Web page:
Miso   味噌

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The magic ingredient

This fermented soybean paste (also used to make natto) is as tasty as it is beneficial to your health.  What more could you ask for?

Miso is a savory, salty paste, more or less fermented and therefore pretty strong in taste, used in many Japanese dishes. Everything can be flavored with misoramen noodles (with their own special version in Sapporo) and udon, nasu dengaku (grilled eggplant), nabe, various sauces, and of course the famous miso soup (miso shiru).

It is rich in protein, vitamins and minerals, much like natto, which they say contributes to the longevity of the Japanese.

Rice, soybean and barley

The recipe is simple: soya beans, rice and/or barley, salt and koji (also used to ferment sake and shochu). This mixture is fermented from three weeks up to three years maximum, resulting in a milder or stronger paste.

How do you make your own miso soup?

As is often the case with Japanese recipes, miso was imported in the seventh century by Buddhist monks from China, although a paste of fermented grains already existed in Japan at the time. It first became a great success in the courts during the Heian period (794 - 1185), where it was even part of the salary of members of the government.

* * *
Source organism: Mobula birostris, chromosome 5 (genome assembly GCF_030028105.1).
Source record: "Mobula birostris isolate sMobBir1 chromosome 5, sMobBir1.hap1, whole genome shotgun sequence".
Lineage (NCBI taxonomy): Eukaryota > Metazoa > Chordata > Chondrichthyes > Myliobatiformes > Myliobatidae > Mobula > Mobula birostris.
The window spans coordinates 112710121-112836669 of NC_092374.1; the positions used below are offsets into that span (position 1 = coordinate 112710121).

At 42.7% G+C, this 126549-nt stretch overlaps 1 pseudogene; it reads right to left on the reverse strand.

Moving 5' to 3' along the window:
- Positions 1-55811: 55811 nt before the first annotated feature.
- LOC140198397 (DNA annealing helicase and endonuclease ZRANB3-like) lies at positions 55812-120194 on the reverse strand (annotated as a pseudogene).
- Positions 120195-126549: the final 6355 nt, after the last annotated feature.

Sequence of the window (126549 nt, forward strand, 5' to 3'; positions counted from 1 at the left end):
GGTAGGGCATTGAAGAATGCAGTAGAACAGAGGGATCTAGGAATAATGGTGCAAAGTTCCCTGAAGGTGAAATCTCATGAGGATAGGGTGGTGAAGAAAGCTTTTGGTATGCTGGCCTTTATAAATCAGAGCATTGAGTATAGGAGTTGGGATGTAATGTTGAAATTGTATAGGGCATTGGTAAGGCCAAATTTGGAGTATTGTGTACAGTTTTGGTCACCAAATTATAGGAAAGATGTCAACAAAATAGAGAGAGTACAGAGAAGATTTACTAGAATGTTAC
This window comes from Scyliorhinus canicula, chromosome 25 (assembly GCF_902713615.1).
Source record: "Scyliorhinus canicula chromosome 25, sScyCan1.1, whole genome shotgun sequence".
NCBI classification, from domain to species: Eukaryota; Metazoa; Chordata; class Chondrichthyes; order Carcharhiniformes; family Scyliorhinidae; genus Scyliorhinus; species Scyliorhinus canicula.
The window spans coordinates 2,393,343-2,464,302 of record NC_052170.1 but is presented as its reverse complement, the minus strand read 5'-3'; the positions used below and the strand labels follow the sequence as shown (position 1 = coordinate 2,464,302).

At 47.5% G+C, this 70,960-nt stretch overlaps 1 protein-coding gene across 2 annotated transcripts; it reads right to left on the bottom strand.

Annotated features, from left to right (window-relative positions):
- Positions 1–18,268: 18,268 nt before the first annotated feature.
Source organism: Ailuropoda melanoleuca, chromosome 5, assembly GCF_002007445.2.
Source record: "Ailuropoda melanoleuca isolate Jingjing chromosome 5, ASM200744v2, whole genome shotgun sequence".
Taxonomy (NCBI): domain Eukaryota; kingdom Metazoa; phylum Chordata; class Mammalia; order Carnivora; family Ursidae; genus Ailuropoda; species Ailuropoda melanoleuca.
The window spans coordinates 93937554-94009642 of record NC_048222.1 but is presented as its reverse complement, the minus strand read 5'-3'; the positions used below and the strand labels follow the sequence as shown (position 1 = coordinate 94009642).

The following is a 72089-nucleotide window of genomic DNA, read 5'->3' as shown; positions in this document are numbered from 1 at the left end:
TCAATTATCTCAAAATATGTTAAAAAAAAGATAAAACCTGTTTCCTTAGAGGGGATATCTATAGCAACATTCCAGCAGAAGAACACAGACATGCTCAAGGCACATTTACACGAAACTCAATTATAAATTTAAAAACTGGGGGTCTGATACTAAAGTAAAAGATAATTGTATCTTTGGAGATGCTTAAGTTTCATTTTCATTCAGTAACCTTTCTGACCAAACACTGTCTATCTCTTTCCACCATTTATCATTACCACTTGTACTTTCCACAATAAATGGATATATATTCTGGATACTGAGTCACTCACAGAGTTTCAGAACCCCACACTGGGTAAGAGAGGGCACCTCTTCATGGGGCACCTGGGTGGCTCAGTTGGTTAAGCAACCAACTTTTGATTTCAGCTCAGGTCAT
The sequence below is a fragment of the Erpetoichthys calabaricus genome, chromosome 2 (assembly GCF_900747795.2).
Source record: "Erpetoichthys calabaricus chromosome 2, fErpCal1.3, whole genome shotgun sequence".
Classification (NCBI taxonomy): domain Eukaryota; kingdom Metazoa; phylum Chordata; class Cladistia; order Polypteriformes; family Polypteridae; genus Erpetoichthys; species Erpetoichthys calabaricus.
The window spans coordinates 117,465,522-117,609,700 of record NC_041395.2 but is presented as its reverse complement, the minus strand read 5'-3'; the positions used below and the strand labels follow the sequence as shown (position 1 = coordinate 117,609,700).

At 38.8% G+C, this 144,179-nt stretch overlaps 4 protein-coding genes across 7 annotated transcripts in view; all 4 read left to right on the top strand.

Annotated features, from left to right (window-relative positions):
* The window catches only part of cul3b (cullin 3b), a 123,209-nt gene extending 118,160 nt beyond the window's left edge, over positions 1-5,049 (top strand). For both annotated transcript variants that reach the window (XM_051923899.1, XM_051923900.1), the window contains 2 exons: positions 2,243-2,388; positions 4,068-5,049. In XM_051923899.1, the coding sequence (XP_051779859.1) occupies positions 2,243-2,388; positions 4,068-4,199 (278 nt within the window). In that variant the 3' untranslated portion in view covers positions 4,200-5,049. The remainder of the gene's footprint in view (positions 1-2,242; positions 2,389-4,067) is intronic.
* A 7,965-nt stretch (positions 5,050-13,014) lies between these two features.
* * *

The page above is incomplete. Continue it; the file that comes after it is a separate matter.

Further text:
An important ingredient for the samurai, miso became increasingly popular thanks to the Buddhist vegetarian diet that eschewed animal products.

The Color of Miso

With miso, we can learn a lot by its color: the darker it is, like akamiso (red miso), the stronger and saltier it is. The paler it is, like shiromiso (white miso), the sweeter it is. There is an in-between, called awasemiso, that blends two or more different types of miso.

Japan has a large number of recipes (with varying proportions and different fermentation times), and each region has its own variant. In Tokyo red miso is preferred, whereas in Kansai (Kyoto-Osaka-Kobe), white miso wins the most votes.

Hacho miso is a sweet red miso, but not just any old kind: it's the official miso of the imperial family, made ​​in Okazaki near Nagoya by the company Kakukyu. Saikyo miso comes from the Kansai region, and its characteristically sweet, soft and very yellow; unlike moromi miso, which is more crumbly and typically used in sauces. 

Sumiso and misozuke are diluted with vinegar, mirin and/or sugar, and are used for seasoning.

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